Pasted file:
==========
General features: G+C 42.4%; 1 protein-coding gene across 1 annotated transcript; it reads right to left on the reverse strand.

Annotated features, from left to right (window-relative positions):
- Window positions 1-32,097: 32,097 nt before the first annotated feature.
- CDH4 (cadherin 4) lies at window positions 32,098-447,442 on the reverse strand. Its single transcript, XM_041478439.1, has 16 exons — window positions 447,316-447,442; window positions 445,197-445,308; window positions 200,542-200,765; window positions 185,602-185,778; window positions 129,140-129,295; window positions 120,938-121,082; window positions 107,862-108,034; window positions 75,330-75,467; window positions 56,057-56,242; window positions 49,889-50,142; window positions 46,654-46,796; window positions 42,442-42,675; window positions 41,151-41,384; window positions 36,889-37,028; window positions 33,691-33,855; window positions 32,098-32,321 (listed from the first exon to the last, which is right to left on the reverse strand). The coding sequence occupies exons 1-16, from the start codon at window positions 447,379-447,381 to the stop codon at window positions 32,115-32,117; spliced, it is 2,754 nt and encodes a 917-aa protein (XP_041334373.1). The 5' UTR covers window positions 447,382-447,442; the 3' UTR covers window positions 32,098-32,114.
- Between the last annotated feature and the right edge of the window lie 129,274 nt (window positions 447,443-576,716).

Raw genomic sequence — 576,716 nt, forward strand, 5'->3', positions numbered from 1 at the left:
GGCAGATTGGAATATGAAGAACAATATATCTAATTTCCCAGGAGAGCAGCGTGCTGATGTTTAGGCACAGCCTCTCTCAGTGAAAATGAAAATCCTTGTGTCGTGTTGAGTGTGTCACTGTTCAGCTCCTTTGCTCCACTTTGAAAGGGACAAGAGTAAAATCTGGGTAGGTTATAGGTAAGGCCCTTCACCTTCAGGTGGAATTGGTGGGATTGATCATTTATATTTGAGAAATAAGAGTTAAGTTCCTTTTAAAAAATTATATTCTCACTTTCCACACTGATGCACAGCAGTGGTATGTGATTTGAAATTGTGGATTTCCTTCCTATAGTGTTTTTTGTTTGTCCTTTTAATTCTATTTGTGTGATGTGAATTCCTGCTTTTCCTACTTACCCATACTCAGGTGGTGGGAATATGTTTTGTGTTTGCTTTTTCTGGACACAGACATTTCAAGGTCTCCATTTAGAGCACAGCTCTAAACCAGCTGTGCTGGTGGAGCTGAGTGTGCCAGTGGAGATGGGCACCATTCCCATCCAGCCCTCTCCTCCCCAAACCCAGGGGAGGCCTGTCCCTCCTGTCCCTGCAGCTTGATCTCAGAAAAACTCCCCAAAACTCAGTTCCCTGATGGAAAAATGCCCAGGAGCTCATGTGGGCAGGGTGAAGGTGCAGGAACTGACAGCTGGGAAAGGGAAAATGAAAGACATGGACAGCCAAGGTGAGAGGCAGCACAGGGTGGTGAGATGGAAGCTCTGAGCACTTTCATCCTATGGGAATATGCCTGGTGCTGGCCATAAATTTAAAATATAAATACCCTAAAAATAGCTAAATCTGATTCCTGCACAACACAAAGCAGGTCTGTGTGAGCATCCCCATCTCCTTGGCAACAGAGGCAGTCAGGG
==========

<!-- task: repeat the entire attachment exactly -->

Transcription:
General features: G+C 42.4%; 1 protein-coding gene across 1 annotated transcript; it reads right to left on the reverse strand.

Annotated features, from left to right (window-relative positions):
- Window positions 1-32,097: 32,097 nt before the first annotated feature.
- CDH4 (cadherin 4) lies at window positions 32,098-447,442 on the reverse strand. Its single transcript, XM_041478439.1, has 16 exons — window positions 447,316-447,442; window positions 445,197-445,308; window positions 200,542-200,765; window positions 185,602-185,778; window positions 129,140-129,295; window positions 120,938-121,082; window positions 107,862-108,034; window positions 75,330-75,467; window positions 56,057-56,242; window positions 49,889-50,142; window positions 46,654-46,796; window positions 42,442-42,675; window positions 41,151-41,384; window positions 36,889-37,028; window positions 33,691-33,855; window positions 32,098-32,321 (listed from the first exon to the last, which is right to left on the reverse strand). The coding sequence occupies exons 1-16, from the start codon at window positions 447,379-447,381 to the stop codon at window positions 32,115-32,117; spliced, it is 2,754 nt and encodes a 917-aa protein (XP_041334373.1). The 5' UTR covers window positions 447,382-447,442; the 3' UTR covers window positions 32,098-32,114.
- Between the last annotated feature and the right edge of the window lie 129,274 nt (window positions 447,443-576,716).

Raw genomic sequence — 576,716 nt, forward strand, 5'->3', positions numbered from 1 at the left:
GGCAGATTGGAATATGAAGAACAATATATCTAATTTCCCAGGAGAGCAGCGTGCTGATGTTTAGGCACAGCCTCTCTCAGTGAAAATGAAAATCCTTGTGTCGTGTTGAGTGTGTCACTGTTCAGCTCCTTTGCTCCACTTTGAAAGGGACAAGAGTAAAATCTGGGTAGGTTATAGGTAAGGCCCTTCACCTTCAGGTGGAATTGGTGGGATTGATCATTTATATTTGAGAAATAAGAGTTAAGTTCCTTTTAAAAAATTATATTCTCACTTTCCACACTGATGCACAGCAGTGGTATGTGATTTGAAATTGTGGATTTCCTTCCTATAGTGTTTTTTGTTTGTCCTTTTAATTCTATTTGTGTGATGTGAATTCCTGCTTTTCCTACTTACCCATACTCAGGTGGTGGGAATATGTTTTGTGTTTGCTTTTTCTGGACACAGACATTTCAAGGTCTCCATTTAGAGCACAGCTCTAAACCAGCTGTGCTGGTGGAGCTGAGTGTGCCAGTGGAGATGGGCACCATTCCCATCCAGCCCTCTCCTCCCCAAACCCAGGGGAGGCCTGTCCCTCCTGTCCCTGCAGCTTGATCTCAGAAAAACTCCCCAAAACTCAGTTCCCTGATGGAAAAATGCCCAGGAGCTCATGTGGGCAGGGTGAAGGTGCAGGAACTGACAGCTGGGAAAGGGAAAATGAAAGACATGGACAGCCAAGGTGAGAGGCAGCACAGGGTGGTGAGATGGAAGCTCTGAGCACTTTCATCCTATGGGAATATGCCTGGTGCTGGCCATAAATTTAAAATATAAATACCCTAAAAATAGCTAAATCTGATTCCTGCACAACACAAAGCAGGTCTGTGTGAGCATCCCCATCTCCTTGGCAACAGAGGCAGTCAGGG